It’s not like we’re trying to cure an aggressive form of cancer where the patient would die without the medication. We’re just reducing some swelling. So why are vets shilling something almost certain to have side effects with a high risk of death? Even more so, why aren’t there at least strong warnings given to the customers? The answer, I suppose, comes right back around to Vioxx, which doctors continued to prescribe as it was killing thousands of people even though there were plenty of safe alternatives. Okay, that’s not an answer. An answer would be speculative so I’ll let you make one up. The only fact we know for certain is that it happened with Vioxx, it’s happening now with Previcox and Deramaxx, and, for those of you who don’t have pets, it’s still happening with other medications that are killing people.

Ironically that last article showed up the night B died. I will deconstruct it later this week. The point today is to warn you against the dangers of NSAIDS for both animals and humans. NEVER TAKE (OR GIVE TO YOUR PET) ANY MEDICATION THAT YOU HAVEN’T RESEARCHED AND ASSESSED THE RISK. Not even for something that seems innocuous, and not even for one day. Those in the medical field may call you alarmist (they often use analogies like “you aren’t qualified to understand the science”) but I call it being informed. And whether or not your information is “faulty” dead is still dead. You don’t need a degree to understand that.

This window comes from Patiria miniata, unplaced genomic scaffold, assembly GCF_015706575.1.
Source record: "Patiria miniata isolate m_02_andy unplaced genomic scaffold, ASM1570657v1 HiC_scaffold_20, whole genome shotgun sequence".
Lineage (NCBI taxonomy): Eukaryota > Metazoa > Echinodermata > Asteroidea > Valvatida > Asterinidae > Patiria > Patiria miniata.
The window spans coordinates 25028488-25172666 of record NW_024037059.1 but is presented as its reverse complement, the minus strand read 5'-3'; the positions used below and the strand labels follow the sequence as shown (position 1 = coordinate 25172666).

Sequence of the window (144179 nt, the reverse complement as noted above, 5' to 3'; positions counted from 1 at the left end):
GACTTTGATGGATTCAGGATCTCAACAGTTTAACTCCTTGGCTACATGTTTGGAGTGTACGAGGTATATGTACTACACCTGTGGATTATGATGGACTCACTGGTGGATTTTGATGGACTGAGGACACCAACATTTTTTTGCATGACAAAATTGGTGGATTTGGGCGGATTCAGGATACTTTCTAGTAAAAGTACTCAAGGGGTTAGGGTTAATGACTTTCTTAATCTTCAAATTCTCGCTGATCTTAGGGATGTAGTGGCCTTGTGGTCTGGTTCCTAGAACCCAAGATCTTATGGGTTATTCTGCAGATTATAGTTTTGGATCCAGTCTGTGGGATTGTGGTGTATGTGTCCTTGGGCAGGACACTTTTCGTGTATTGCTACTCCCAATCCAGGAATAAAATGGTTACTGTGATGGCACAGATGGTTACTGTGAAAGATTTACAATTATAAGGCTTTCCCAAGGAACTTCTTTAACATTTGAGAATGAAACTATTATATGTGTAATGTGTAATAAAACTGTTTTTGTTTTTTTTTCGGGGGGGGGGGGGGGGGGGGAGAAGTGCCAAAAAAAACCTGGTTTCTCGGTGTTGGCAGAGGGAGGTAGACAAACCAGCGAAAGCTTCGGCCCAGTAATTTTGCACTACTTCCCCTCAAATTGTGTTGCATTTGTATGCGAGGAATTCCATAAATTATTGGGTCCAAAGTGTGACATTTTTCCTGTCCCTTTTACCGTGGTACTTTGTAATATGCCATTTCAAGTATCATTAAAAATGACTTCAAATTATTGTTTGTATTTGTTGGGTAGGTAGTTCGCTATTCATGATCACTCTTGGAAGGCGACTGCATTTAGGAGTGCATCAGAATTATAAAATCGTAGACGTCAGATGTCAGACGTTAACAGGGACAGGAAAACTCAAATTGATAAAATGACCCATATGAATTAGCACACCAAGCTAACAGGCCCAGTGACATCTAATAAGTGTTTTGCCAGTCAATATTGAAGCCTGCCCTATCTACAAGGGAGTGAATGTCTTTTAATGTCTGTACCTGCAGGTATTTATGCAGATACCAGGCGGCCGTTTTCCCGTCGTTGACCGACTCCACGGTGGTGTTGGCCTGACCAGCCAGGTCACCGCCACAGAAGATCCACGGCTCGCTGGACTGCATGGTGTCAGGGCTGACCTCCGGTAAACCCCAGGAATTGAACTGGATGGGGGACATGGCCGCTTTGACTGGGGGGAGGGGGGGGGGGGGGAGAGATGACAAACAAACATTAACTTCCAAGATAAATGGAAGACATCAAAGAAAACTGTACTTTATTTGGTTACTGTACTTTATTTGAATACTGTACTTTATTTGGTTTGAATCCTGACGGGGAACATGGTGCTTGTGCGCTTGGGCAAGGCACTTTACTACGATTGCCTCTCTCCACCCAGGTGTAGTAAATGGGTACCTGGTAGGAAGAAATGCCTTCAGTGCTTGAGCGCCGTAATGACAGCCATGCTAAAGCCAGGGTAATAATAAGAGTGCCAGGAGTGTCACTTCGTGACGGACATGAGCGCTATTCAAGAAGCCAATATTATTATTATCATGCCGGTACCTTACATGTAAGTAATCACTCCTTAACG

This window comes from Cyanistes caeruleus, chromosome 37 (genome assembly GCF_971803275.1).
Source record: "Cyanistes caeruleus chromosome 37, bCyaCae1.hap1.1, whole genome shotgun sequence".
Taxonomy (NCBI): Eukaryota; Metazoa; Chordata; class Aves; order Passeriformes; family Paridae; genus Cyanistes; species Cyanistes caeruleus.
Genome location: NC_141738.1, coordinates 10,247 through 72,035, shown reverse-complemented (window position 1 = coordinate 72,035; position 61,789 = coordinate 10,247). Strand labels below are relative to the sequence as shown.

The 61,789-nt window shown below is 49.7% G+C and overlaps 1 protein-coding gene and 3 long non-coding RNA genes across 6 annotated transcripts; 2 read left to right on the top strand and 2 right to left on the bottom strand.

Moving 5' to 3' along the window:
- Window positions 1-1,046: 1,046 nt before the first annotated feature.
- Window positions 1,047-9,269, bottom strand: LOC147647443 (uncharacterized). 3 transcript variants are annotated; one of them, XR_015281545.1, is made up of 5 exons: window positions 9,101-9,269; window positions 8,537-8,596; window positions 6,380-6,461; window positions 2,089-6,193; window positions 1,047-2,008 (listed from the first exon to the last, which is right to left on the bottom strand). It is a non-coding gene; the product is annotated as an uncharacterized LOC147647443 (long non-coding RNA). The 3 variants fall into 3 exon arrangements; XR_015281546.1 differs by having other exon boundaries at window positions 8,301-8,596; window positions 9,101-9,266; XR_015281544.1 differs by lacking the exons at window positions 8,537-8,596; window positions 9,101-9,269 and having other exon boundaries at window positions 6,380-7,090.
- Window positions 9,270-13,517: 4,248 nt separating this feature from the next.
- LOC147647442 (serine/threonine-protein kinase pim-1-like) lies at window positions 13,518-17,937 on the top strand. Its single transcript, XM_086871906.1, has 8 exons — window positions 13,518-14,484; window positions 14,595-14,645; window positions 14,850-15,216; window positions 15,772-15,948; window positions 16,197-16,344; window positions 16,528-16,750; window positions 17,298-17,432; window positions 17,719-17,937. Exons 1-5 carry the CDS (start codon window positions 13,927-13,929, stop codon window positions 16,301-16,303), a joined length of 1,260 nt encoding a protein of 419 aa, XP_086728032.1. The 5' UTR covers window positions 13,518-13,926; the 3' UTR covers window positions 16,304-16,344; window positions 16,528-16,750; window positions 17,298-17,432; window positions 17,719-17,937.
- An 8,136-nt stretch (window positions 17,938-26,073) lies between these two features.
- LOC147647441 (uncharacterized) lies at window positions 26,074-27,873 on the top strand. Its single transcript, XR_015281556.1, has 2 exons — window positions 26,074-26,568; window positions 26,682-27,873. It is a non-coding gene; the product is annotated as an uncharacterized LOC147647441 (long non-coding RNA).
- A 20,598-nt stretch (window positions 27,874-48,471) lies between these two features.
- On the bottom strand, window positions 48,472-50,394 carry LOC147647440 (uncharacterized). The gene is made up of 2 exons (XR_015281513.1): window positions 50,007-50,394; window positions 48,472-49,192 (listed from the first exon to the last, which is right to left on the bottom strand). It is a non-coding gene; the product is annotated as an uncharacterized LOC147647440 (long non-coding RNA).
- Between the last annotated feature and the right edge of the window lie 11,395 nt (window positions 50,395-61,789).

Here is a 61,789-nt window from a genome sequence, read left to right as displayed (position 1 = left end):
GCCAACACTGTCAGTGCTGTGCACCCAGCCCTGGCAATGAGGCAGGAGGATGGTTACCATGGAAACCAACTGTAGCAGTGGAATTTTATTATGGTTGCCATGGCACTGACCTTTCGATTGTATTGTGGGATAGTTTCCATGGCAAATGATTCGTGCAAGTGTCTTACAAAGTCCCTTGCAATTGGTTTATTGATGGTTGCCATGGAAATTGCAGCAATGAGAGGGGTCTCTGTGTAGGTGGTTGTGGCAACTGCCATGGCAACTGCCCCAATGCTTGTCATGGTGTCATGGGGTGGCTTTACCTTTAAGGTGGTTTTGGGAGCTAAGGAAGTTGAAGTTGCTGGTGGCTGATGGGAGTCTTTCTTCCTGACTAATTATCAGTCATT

pics: beata and tuco and, what we thought, might be one of HIS last trips to the coffee house where they were fixtures. mr. bitter is not happy. climbing won't be the same knowing b's not watching out for me.

18 comments:

Amy said...

I'm so sorry for your loss.

elijah said...

People suck. Critters are rad, dogs especially. You'll go crazy with this one. You're probably already there. Why do people treat critters so poorly? Who knows. You make me think we can fix that but I've been here before. The important work is done anyways - you gave Beata a good life. That's our responsibility to our dogs. So cheers to a life well lived.

Anonymous said...

So very sorry to hear about the loss of your beloved pet.

I worked as a tech at a local vet's office. The drug companies would send representatives at least once a week who would bring a buffet and prizes for the vet's and their staff to learn about their product and futher recommend their product. Even while eating and being handed free Starbucks gift cards, we all recognized that we were being bought. FYI.

Sorry again.

Andy Patterson said...

Steve, thanks for this post. I have a Siberian Husky puppy, and as he gets older the list of "required" medications seems to grow. I will be vigilant with my pup. Thanks for helping the rest of us, and scratch Tuco behind the ears. He probably wouldn't tolerate my dog's uber-hyperness, but maybe someday they can meet.

Steve Edwards said...

On that vet office thing, I've dated a couple of pharma reps. Know the drill.